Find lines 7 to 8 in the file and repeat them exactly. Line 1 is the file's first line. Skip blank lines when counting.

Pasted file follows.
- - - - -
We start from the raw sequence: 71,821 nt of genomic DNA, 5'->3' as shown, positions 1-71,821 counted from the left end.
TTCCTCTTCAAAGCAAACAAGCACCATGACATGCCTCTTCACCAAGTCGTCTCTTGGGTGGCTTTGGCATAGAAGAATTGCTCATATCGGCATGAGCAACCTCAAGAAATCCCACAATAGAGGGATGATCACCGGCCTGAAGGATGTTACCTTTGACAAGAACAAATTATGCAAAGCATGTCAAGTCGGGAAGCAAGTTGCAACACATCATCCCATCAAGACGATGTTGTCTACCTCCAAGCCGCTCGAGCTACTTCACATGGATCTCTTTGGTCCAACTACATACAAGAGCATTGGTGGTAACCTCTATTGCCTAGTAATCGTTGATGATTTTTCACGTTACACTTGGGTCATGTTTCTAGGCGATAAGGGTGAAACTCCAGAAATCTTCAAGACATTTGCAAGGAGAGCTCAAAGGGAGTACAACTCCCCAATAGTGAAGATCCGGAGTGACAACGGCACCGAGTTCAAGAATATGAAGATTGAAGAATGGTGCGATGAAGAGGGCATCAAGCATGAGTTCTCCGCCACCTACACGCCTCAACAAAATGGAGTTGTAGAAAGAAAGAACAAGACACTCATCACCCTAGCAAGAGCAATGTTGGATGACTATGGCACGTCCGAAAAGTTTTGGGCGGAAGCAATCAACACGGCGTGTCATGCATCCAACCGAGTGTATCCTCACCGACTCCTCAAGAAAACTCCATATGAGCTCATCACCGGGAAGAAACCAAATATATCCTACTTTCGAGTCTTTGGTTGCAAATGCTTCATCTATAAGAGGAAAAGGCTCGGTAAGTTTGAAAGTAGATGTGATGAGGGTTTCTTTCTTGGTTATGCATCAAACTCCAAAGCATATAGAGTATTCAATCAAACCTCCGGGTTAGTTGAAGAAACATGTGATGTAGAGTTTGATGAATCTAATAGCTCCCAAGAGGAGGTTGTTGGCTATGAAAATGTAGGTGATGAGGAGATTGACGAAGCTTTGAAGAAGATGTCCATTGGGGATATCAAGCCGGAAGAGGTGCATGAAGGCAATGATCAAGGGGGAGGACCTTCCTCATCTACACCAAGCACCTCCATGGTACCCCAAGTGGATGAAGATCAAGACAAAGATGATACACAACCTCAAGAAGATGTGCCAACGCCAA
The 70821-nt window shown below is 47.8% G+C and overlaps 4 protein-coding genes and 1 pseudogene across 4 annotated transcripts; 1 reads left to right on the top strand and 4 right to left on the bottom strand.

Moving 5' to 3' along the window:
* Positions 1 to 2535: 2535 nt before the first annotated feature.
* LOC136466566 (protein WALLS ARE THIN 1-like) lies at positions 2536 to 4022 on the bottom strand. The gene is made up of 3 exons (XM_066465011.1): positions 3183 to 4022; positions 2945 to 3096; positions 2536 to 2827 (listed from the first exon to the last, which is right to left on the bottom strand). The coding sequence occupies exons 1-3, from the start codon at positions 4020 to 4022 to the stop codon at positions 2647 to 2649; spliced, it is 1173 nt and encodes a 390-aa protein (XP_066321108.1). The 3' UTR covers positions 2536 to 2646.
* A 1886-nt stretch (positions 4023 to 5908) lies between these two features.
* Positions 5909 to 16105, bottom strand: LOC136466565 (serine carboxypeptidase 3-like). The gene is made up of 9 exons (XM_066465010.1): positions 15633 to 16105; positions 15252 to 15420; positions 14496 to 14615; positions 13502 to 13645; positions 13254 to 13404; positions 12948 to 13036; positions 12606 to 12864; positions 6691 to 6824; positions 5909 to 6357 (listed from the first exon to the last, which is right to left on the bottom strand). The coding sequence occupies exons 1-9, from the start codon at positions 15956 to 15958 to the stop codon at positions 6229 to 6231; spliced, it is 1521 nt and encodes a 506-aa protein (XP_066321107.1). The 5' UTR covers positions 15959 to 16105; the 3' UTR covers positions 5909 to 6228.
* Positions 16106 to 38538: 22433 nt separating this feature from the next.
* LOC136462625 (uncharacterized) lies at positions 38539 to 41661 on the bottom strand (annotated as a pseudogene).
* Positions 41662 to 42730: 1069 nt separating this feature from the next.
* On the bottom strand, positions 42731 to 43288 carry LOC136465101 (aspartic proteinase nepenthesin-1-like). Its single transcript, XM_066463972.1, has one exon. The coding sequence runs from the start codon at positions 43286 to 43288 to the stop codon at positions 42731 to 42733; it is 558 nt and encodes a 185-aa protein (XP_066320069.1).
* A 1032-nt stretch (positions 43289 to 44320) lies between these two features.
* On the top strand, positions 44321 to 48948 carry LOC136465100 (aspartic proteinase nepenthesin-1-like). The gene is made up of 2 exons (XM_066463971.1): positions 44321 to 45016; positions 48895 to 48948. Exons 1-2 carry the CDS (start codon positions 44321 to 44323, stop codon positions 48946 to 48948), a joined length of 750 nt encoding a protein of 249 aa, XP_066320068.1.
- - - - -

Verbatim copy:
* A 1886-nt stretch (positions 4023 to 5908) lies between these two features.
* Positions 5909 to 16105, bottom strand: LOC136466565 (serine carboxypeptidase 3-like). The gene is made up of 9 exons (XM_066465010.1): positions 15633 to 16105; positions 15252 to 15420; positions 14496 to 14615; positions 13502 to 13645; positions 13254 to 13404; positions 12948 to 13036; positions 12606 to 12864; positions 6691 to 6824; positions 5909 to 6357 (listed from the first exon to the last, which is right to left on the bottom strand). The coding sequence occupies exons 1-9, from the start codon at positions 15956 to 15958 to the stop codon at positions 6229 to 6231; spliced, it is 1521 nt and encodes a 506-aa protein (XP_066321107.1). The 5' UTR covers positions 15959 to 16105; the 3' UTR covers positions 5909 to 6228.